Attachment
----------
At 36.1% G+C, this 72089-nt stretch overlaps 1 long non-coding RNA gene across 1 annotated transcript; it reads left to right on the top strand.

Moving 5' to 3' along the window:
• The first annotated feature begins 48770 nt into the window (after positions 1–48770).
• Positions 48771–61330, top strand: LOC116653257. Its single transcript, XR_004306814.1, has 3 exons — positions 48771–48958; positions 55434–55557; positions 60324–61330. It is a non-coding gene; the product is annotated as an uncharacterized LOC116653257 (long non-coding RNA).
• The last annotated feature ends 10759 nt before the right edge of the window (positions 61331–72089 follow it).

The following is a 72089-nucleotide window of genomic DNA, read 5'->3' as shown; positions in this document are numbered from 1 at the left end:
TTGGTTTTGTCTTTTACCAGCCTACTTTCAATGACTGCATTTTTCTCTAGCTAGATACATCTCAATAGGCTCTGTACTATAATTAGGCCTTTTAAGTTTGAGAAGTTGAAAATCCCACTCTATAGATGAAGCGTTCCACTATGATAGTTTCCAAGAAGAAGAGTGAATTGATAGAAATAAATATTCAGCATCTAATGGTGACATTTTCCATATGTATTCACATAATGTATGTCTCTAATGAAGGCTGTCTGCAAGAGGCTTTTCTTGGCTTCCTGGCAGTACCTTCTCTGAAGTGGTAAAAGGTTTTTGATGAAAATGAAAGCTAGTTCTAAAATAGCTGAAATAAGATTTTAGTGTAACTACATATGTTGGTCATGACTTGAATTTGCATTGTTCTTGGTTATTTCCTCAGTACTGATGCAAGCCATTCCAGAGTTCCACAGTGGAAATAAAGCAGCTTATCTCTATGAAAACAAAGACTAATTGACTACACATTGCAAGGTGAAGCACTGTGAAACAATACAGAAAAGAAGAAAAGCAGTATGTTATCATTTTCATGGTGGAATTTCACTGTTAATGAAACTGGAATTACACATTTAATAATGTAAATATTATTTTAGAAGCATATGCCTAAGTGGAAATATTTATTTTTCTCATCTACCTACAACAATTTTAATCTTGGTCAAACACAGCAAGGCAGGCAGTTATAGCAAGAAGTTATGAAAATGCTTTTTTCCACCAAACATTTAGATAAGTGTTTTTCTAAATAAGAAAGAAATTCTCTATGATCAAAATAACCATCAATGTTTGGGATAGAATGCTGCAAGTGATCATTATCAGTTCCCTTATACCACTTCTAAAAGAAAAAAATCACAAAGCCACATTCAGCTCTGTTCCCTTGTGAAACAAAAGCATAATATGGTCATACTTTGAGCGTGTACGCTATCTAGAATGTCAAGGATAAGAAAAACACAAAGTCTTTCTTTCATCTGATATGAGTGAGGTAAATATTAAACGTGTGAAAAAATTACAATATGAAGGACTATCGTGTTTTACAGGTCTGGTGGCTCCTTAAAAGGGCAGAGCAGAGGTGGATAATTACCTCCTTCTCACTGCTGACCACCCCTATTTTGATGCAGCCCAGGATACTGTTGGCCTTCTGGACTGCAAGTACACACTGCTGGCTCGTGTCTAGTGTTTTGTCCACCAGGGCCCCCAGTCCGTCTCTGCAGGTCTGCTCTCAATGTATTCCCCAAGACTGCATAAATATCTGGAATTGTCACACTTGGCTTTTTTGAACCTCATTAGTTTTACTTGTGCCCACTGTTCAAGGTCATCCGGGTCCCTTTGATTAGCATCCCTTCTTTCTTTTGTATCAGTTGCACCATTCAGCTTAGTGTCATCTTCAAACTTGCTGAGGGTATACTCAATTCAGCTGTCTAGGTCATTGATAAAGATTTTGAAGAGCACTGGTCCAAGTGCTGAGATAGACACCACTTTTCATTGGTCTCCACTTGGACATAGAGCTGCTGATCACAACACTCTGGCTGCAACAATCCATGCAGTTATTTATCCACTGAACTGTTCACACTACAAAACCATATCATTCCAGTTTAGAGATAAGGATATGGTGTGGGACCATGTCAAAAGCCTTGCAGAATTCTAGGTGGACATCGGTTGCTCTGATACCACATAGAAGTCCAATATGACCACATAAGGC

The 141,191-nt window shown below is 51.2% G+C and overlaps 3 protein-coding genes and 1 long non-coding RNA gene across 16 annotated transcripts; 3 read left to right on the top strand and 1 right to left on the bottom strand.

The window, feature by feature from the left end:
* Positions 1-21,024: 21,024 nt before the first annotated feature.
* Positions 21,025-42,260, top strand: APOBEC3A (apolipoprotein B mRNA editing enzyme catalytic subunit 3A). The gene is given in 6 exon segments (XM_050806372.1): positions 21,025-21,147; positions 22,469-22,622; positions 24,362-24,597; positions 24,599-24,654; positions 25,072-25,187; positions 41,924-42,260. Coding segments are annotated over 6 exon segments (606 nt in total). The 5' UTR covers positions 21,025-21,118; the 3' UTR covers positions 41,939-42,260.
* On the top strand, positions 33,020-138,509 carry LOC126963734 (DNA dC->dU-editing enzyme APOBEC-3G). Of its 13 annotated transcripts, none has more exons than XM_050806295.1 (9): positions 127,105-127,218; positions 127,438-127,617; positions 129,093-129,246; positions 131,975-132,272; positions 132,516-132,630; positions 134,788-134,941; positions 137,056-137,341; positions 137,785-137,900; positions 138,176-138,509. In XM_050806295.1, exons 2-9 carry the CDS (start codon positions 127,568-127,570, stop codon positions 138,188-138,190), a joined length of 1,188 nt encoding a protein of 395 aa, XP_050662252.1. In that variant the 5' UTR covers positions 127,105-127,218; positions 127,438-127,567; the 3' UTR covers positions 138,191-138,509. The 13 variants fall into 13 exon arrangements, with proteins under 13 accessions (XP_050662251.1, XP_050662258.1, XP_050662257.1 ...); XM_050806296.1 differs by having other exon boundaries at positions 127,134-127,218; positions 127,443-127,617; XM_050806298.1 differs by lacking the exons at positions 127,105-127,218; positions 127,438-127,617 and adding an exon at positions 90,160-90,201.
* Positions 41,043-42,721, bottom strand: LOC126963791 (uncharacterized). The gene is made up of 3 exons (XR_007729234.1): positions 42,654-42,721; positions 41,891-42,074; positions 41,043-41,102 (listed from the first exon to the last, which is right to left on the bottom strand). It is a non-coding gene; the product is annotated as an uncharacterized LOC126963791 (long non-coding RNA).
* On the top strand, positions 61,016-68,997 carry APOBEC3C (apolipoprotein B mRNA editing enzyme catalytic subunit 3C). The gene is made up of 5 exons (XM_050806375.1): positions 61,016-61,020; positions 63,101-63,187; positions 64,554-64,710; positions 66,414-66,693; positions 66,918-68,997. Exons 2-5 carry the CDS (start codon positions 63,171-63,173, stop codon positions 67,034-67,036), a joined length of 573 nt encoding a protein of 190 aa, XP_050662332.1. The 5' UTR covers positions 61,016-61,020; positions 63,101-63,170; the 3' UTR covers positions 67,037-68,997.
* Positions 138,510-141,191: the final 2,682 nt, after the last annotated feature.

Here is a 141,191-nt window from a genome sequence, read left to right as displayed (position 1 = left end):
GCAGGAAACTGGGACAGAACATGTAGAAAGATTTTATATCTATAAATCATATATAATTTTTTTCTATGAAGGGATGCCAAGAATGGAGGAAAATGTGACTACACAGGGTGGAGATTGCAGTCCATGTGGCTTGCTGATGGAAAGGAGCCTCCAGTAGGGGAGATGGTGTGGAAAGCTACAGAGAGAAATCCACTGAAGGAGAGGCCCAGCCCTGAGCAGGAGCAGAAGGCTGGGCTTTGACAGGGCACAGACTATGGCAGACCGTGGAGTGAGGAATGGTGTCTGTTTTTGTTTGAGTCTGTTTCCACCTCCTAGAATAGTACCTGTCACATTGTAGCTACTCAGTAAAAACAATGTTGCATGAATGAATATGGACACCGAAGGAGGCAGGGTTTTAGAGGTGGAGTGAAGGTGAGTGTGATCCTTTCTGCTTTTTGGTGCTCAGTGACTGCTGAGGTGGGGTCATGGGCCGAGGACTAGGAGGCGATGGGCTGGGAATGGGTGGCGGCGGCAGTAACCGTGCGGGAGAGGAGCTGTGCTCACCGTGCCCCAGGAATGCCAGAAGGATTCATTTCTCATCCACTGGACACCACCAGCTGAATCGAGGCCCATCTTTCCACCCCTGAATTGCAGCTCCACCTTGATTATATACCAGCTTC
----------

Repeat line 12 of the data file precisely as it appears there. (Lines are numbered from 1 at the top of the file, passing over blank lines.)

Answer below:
* On the top strand, positions 33,020-138,509 carry LOC126963734 (DNA dC->dU-editing enzyme APOBEC-3G). Of its 13 annotated transcripts, none has more exons than XM_050806295.1 (9): positions 127,105-127,218; positions 127,438-127,617; positions 129,093-129,246; positions 131,975-132,272; positions 132,516-132,630; positions 134,788-134,941; positions 137,056-137,341; positions 137,785-137,900; positions 138,176-138,509. In XM_050806295.1, exons 2-9 carry the CDS (start codon positions 127,568-127,570, stop codon positions 138,188-138,190), a joined length of 1,188 nt encoding a protein of 395 aa, XP_050662252.1. In that variant the 5' UTR covers positions 127,105-127,218; positions 127,438-127,567; the 3' UTR covers positions 138,191-138,509. The 13 variants fall into 13 exon arrangements, with proteins under 13 accessions (XP_050662251.1, XP_050662258.1, XP_050662257.1 ...); XM_050806296.1 differs by having other exon boundaries at positions 127,134-127,218; positions 127,443-127,617; XM_050806298.1 differs by lacking the exons at positions 127,105-127,218; positions 127,438-127,617 and adding an exon at positions 90,160-90,201.